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  • Neblett
    Black college students are obese due to racism, says psychology prof
    Enrique W. Neblett, Jr., a University of North Carolina at Chapel Hill psychology professor, proclaims that African-American college students can become obese and develop bad health because of racism in society. According to the Daily Caller on...
  • Business
    Remedy for business instability
    In the 2014 Governor’s race in Illinois, incumbent Governor Quinn elucidates his assurance to "finish the job" of restoring state government finances and Illinois’ economy (Garcia & Long, 2014). For the people of Illinois...
  • Fear is not real
    The culture of fear and the battleground of the mind
    What keeps most of us driving is the same thing that keeps most of us down, which is fear. For many of us, we travel, journeying through this life with many reasons and excuses to fear, fearing whatever it is that holds the key or entrance to our...
  • 'Batman Forever' reflects the psychology of Gotham's dark knight
    'Batman Forever' reflects the psychology of Gotham's dark knight
    “Batman Forever” continues the story of the dark protector of Gotham as he battles the dynamic duo of the Riddler and Two-Face while also trying to win the heart of the beautiful Chase Meridian. Although this rendition lacks the darker...
  • Loneliness is killing
    New study links loneliness to early mortality and suggests less time alone
    Loneliness and social isolation are on the verge of becoming epidemics. They are health issues that can, according to a new study, contribute to early mortality. Loneliness and social isolation are risk factors for people of all ages and...
  • Educate
    If you fail a test, do you fail your race?
    “Sexual, racial, gender violence, and other forms of discrimination and violence in a culture, cannot be eliminated without changing the culture.” – Charlotte Bunch.In September of 2011, Stanford University hosted a lecture by...
  • Our Internal Insane Thoughts
    Our Internal Insane Thoughts: Part I-What Are They? (Thoughts of the Week)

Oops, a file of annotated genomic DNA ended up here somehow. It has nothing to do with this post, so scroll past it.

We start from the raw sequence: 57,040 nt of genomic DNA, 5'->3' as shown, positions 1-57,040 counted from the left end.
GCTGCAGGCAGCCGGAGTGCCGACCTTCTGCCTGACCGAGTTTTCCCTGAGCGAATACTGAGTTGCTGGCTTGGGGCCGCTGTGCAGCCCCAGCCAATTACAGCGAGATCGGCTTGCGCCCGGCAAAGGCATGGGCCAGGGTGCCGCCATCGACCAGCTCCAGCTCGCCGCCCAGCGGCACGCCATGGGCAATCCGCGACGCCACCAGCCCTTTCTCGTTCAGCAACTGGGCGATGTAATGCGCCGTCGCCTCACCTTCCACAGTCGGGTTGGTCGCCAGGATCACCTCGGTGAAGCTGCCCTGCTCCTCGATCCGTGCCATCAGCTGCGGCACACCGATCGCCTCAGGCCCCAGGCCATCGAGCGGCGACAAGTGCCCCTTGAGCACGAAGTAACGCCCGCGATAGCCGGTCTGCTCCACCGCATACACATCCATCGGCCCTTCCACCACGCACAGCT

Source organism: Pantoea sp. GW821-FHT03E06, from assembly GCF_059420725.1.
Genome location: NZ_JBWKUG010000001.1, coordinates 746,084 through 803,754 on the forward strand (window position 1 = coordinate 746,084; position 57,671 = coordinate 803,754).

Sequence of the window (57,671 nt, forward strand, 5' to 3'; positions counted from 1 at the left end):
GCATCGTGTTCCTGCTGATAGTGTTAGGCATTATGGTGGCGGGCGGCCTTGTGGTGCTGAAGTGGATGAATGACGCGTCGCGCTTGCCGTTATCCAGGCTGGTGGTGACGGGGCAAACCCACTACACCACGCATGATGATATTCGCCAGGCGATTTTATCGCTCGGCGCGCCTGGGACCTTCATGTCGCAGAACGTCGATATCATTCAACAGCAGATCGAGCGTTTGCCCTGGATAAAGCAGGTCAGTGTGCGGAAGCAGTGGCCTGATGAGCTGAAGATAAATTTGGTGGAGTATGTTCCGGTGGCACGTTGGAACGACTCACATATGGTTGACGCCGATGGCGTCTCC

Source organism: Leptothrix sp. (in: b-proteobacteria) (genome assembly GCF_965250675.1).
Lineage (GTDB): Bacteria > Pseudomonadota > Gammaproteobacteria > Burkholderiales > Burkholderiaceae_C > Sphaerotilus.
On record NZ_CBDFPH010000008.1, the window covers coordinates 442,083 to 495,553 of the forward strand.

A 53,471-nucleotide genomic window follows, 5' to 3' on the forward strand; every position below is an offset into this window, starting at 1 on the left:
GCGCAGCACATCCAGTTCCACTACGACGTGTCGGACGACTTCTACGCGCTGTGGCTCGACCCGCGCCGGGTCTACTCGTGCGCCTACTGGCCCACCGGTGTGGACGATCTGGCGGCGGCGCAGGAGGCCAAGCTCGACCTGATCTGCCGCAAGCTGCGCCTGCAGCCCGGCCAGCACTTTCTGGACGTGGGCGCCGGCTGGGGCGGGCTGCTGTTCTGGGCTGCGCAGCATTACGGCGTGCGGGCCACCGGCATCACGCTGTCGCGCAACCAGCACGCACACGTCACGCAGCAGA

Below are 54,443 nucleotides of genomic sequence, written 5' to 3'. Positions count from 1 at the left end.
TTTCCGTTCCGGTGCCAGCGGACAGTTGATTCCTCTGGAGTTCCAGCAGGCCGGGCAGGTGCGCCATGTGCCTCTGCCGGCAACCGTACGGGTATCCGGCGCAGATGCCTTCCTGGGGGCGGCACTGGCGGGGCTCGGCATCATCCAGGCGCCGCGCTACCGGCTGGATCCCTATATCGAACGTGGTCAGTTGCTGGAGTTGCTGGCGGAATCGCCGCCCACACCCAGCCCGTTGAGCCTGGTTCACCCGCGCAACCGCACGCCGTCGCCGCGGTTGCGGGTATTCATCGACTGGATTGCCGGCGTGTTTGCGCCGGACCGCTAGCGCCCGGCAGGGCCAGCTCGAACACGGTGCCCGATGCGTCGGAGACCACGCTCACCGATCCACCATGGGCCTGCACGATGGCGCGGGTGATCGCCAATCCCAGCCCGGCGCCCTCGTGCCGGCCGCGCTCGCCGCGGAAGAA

How many days has it been since you replayed a scene in your mind where you said hurtful, revealing or politically incorrect words you wish could have been taken back? Possibly you were diligent in your speech but humiliated in front of friends or...
  • Nettelhorst Elementary School students eat their lunches in Chicago, Illinois.
    The psychology behind food choices for kids is dynamic
    There have been attempts for a long time to use psychological persuasiveness to encourage healthy food choices for kids. Perceptions about the most effective manners to pursue this goal have been changing. Society for Personality and Social...
  • Angry Gray Alien
    'Abducted': Recovered memory, hypnosis, and human needs
    Author Susan Clancy admits that at first she was not interested in the topic of the present book, aliens and alien abduction, but she was interested in memory and not interested in spending her entire life in grad school.She began her Ph.D. in...
  • Unraveling
    The Cultural Movement Declining American Mental Health
    A recent article in the Wall Street Journal covered the considerable lack of professional help available for mental health issues. In the same week, The New York Times and The Atlantic brought up difficult, but poignant discussions of the lynch...
  • Testing out Oculus Rift
    Virtual reality technology may become an important facet of everyday life
    Virtual Reality (VR) technology allows participants to perceive that they are physically interacting with another world. Images, sound and other sensory stimulation, such as vibration, can transport participants to experience landscapes that might...
  • Psychiatrists reveal the low down on lucky charms
    Psychiatrists reveal the low down on lucky charms
    People use “luck charms” to influence the outcome of conditions that have a higher uncertainty of a positive outcome than they use charms to influence an outcome that is dependent on a learned behavior. These are the conclusions of a...
  • Smashed computer
    Scientists use Twitter to predict rates of heart disease
    Is Twitter your go to place to vent about all the hate and outrage boiling up inside you? According to a Thursday report by the Smithsonian all that vitriol might be bad for your health and the health of your neighbors too. Scientists have used...
  • Supposed therapeutic session
    It's possible to convince innocent people they committed a crime
    There has been heated controversy about revelations of improper abusive interview techniques by federal agents, cops and psychiatrists. The abusive interviewers in these instances are convinced their abusive manners are the only way to do things...
  • Lecture: Self-Affirmation: From Theory to Process to Health Impact
    Lecture: Self-Affirmation: From Theory to Process to Health Impact
    William Klein, PhD NIH/NCI will speak about “Self-Affirmation: From Theory to Process to Health Impact” Thursday, January 22nd, 12:30 - 1:30pm in Video Conference Room 204 on the second floor of the Ryan Building at 2006 Hillside Road...
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